While tween queen bees Miley Cyrus and Taylor Swift currently rule the musical universe, maturing pop princesses like Ingrid Michaelson fight for their right to join the playtime party.
Michaelson’s latest injection of pappy pop (or is it poppy pap?) is Everybody. It was released August 25, almost two years after her breakout record, Girls and Boys, made her an artist "You Oughta Know" (at least on VH1) who was cherished by geeky girls and freaky boys alike.
Everybody isn’t for everybody, though, particularly anybody looking for an escape from pure pop hell. Michaelson is one in a long line of ivory ticklers or acoustic guitarists flooding the market, from Sara Bareilles to A Fine Frenzy’s Alison Sudol to Colbie Caillat to anyone else who thinks they paid their dues by spending a night or two at the Hotel Cafe. What hath Sarah McLachlan wrought?
McLachlan, whose gloriously golden pipes and pleasant piano and guitar playing led to the creation of Lilith Fair and tons of hapless imitators, better come back soon and show these preening pretenders to the throne how it’s done. Or else lock the door and throw away the keyboard.
Michaelson, who began a fall headlining tour August 31, aims to take it seriously on the cover of this latest effort by removing the glasses that initially became her trademark. Even the peppy tunes that began showing up on hit TV shows (Grey’s Anatomy) and annoying commercials (Old Navy) didn’t receive nearly as much attention.
Michaelson’s independent spirit may be worth applauding (she has her own label, Cabin 24 Records), and she adds ukulele, acoustic guitar and organ to her musical repertoire here. She even wrote all 12 songs and had a hand in band and string arrangements as well as production chores.
Maybe she should have asked for a little more help.
There’s simply nothing on Everybody as satisfying as “The Way I Am,” the catchy and significant single off Girls and Boys that found its way into Top 40 radio and the public’s consciousness in 2007.
Playing to her strengths perhaps too often, Michaelson spreads the love all around her lyrics. There’s “Incredible Love,” “Once Was Love” and then the chillingly cute chorus of on the title track.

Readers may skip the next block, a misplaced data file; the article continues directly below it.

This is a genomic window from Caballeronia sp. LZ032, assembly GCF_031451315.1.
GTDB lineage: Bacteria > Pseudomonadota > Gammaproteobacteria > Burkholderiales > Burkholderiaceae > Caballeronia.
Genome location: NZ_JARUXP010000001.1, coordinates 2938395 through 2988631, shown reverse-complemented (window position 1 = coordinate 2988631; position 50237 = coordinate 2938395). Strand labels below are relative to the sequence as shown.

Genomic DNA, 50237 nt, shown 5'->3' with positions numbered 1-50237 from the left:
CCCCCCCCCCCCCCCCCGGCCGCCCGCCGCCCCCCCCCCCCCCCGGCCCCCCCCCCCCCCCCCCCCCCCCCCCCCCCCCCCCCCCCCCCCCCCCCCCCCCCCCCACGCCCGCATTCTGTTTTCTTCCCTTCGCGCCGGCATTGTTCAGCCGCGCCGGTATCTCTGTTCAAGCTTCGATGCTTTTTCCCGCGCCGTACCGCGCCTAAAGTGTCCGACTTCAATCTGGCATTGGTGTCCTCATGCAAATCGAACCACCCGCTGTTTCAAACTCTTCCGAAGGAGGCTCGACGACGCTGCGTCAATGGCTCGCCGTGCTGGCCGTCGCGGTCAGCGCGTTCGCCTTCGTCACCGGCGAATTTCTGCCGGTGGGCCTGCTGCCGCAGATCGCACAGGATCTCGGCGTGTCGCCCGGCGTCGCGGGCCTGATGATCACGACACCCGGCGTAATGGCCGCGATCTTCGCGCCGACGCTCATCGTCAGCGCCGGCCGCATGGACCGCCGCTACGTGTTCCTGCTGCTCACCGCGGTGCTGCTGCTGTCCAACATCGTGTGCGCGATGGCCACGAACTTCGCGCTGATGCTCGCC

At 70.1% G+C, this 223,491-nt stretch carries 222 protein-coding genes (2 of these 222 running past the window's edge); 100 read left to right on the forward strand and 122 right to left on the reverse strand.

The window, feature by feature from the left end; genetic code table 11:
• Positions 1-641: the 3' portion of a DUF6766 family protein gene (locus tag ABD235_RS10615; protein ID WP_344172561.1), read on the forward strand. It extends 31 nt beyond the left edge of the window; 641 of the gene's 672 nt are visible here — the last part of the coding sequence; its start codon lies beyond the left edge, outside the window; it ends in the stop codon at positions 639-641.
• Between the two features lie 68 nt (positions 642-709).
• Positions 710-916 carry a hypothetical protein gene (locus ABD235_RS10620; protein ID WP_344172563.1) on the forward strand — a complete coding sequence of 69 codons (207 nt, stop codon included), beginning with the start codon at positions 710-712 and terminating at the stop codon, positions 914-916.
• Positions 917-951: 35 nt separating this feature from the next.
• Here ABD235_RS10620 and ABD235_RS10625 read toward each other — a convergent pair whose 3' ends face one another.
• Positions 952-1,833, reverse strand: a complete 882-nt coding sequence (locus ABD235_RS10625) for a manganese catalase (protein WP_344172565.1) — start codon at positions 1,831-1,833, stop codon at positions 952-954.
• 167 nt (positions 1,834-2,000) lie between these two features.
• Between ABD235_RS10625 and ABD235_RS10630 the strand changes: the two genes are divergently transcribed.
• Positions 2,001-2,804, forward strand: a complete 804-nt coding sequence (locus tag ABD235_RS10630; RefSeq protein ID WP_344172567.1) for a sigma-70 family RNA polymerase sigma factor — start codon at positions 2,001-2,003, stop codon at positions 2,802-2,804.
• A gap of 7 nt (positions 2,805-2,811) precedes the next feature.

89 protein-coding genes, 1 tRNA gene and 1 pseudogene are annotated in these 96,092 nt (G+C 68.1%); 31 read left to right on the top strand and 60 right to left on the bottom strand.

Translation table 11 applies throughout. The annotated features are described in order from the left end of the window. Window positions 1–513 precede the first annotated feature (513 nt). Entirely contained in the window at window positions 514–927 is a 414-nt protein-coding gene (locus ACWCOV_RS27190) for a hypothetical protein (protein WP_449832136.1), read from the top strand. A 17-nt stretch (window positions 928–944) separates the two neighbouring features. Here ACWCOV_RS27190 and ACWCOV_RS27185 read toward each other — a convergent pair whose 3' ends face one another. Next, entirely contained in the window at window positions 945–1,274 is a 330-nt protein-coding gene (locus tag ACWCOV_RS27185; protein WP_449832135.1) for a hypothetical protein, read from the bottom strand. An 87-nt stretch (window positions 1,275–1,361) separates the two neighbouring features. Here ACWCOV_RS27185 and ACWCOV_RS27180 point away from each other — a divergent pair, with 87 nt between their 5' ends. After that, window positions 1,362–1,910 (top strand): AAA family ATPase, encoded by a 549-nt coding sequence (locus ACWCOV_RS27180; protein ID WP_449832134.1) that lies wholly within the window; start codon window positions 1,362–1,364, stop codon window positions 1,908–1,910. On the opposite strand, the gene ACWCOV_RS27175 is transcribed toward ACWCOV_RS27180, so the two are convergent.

Everybody, everybody wants to love /
Everybody, everybody wants be to loved /
Oh oh oh /
Oh oh oh
Oh … no … mo’. It leaves an aftertaste as sweet as sugar and as artificial as saccharin. And while her voice may be considered delicate or fragile, on songs such as “So Long” and “Men of Snow” it comes across just as shrill and grating as anything Tiny Tim (“Tiptoe Through the Tulips”) let loose on a bad hair day.
At least the orchestration (violins, viola, cello from numerous contributors) comes to the rescue for one brief, shining moment. On “Sort Of,” those sounds beautifully complement one of the inexplicably few piano-driven numbers. The lively “Mountain and the Sea” and the bolder “Soldier,” where Michaelson discovers her inner Tegan and Sara while playing the role of a warrior who “knows the battle with the heart isn't easily won,” also prove there is more to this ho-hum love story.
Unfortunately, those junior achievements are few and far between. While “Turn to Stone,” was a remarkable contribution to a critical episode of Grey’s Anatomy this season, the contemplative keeper doesn’t appear here. Instead, there’s “Locked Up,” another love-gone-wrong song where the protagonist searches for her heart. “If I was 17 I could find it in-between / The cushions of somebody's couch,” she writes, knowing those teen years are only a memory and fodder for weak melodrama.
As Michaelson quickly approaches thirtysomething, though, here’s hoping she also realizes it’s OK to grow up a little and admit it when you’re too pooped to pop.
See the official video of “Maybe” from Ingrid Michaelson’s Everybody:Powered by Sidelines